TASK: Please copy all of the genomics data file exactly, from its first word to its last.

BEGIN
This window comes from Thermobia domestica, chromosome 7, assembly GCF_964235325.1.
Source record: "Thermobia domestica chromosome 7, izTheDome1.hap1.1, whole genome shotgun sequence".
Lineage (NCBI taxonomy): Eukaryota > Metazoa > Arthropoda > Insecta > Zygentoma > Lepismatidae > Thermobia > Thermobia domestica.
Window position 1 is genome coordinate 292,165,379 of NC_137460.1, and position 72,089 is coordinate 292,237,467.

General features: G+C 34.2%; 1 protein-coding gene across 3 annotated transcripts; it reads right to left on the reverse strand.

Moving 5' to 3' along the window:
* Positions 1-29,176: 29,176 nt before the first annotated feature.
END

This window comes from Thermobia domestica, chromosome 7, assembly GCF_964235325.1.
Source record: "Thermobia domestica chromosome 7, izTheDome1.hap1.1, whole genome shotgun sequence".
Lineage (NCBI taxonomy): Eukaryota > Metazoa > Arthropoda > Insecta > Zygentoma > Lepismatidae > Thermobia > Thermobia domestica.
Window position 1 is genome coordinate 292,165,379 of NC_137460.1, and position 72,089 is coordinate 292,237,467.

General features: G+C 34.2%; 1 protein-coding gene across 3 annotated transcripts; it reads right to left on the reverse strand.

Moving 5' to 3' along the window:
* Positions 1-29,176: 29,176 nt before the first annotated feature.